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Congenital Heart Defects - Medications

Medicines often are needed to treat congenital heart defects until the defect can be repaired or corrected. Some children and adults need to take medicine even after the defect is repaired. Children with certain defects that cannot be completely corrected may have to take medicines for a long time.

Treatment with medicines depends on the:

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  • Type of defect. Complex cyanotic heart defects usually need treatment with medicines more often than acyanotic heart defects.
  • Size of the defect. Children with large or complex defects are likely to have symptoms and may need medicines to relieve the symptoms.

Medicine choices

Medicines might be used to treat complications, relieve symptoms, or prevent problems. They might not treat the defect itself.

The following are some of the medicines used for heart defects.

To treat complications and relieve symptoms

  • Diuretics lower the amount of extra fluid in the body.
  • Digoxin increases the strength of the heartbeats.
  • Vasodilators widen blood vessels so blood can flow more easily.
  • Antiarrhythmics treat and prevent irregular heartbeats.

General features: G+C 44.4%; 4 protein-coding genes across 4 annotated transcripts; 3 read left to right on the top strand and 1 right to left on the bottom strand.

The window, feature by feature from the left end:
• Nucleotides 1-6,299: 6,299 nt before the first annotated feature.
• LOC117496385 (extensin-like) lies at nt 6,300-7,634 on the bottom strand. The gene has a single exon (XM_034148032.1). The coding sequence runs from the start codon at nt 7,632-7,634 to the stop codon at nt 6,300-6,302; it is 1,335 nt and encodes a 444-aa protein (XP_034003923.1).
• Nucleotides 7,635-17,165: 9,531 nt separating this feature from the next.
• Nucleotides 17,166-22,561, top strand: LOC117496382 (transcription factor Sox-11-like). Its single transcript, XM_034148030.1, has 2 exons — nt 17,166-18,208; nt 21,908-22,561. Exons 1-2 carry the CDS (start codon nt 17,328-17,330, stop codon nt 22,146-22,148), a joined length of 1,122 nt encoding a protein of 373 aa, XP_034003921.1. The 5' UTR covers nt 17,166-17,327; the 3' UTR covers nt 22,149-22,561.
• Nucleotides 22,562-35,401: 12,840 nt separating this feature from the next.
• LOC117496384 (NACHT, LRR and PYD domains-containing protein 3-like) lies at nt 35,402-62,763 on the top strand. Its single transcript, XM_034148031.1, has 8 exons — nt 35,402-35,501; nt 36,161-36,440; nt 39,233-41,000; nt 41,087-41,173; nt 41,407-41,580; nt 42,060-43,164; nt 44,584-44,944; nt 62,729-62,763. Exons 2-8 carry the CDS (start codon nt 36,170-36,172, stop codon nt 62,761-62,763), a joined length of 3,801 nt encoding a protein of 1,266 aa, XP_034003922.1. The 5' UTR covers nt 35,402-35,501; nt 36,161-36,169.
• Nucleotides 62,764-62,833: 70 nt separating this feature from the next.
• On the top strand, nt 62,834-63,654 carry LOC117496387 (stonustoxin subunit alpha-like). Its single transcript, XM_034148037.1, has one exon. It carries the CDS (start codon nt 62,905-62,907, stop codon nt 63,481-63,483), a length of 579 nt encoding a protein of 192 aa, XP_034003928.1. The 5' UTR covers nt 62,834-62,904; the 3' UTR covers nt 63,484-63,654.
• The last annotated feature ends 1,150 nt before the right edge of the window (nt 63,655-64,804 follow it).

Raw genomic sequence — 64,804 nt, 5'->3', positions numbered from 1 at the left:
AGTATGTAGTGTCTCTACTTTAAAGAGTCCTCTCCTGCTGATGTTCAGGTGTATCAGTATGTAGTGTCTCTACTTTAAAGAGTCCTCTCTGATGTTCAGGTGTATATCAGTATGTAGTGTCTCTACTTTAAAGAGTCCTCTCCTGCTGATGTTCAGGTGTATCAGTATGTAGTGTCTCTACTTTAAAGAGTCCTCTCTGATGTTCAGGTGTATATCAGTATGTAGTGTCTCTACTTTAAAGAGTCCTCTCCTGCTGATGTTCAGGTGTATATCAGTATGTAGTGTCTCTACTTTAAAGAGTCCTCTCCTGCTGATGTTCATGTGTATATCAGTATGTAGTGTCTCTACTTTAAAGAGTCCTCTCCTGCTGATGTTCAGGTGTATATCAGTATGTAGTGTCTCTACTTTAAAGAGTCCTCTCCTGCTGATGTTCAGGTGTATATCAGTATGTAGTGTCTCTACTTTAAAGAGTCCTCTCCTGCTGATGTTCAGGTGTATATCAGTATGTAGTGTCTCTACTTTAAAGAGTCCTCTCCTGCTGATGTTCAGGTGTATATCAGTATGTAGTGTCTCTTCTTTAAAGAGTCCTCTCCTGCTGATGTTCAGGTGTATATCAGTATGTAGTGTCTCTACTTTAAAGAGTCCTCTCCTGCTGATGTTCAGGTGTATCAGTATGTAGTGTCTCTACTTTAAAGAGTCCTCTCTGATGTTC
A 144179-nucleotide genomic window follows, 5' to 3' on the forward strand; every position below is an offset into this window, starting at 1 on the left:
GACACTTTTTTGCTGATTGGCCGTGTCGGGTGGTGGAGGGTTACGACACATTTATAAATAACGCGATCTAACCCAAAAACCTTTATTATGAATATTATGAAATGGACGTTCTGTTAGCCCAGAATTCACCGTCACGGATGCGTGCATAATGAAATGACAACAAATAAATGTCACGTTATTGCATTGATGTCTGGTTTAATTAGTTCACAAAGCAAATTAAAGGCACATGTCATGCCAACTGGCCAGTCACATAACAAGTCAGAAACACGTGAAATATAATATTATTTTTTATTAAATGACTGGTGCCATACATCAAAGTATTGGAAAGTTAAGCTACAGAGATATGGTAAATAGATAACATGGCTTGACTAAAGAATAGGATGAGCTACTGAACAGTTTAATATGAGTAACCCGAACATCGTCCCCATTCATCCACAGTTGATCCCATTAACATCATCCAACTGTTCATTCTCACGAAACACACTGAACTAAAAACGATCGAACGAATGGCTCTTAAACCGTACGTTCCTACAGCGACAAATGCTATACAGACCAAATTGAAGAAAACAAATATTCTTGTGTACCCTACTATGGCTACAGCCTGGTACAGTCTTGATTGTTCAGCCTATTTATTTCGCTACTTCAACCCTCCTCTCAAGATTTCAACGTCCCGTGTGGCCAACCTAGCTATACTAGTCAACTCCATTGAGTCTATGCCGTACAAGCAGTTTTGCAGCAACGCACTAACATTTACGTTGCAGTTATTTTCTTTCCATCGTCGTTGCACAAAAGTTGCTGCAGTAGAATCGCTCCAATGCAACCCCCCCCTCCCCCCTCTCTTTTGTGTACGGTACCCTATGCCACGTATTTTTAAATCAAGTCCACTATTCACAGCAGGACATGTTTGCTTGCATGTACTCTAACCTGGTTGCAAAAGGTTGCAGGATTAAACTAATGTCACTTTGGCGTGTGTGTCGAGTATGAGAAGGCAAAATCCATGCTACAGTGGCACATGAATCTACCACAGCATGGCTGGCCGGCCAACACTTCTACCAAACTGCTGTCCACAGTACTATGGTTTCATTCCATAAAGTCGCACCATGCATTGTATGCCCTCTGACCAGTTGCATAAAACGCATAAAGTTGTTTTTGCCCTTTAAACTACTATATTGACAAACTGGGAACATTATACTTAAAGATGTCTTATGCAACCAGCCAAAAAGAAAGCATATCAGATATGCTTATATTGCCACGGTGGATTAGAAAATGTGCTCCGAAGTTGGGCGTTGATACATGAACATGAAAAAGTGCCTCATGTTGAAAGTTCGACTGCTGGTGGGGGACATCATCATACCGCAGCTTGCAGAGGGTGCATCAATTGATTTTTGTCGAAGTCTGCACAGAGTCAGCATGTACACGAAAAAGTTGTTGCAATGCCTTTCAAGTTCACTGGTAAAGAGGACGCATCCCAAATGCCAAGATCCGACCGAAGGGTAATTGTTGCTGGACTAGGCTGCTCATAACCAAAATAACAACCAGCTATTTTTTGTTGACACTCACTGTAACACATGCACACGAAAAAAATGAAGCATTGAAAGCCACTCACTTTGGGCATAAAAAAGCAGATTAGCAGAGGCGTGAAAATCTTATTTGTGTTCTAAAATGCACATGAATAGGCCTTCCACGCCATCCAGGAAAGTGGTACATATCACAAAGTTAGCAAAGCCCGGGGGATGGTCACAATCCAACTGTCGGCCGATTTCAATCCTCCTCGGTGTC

To treat a certain defect

To prevent problems

What to think about

Know how to give medicine safely. Your child's heart medicines are very strong and can be dangerous if they aren't given correctly. For help, see the topic Congenital Heart Defects: Caring for Your Child.

    This information is produced and provided by the National Cancer Institute (NCI). The information in this topic may have changed since it was written. For the most current information, contact the National Cancer Institute via the Internet web site at http:// cancer .gov or call 1-800-4-CANCER.

    WebMD Medical Reference from Healthwise

    Last Updated: August 08, 2014
    This information is not intended to replace the advice of a doctor. Healthwise disclaims any liability for the decisions you make based on this information.
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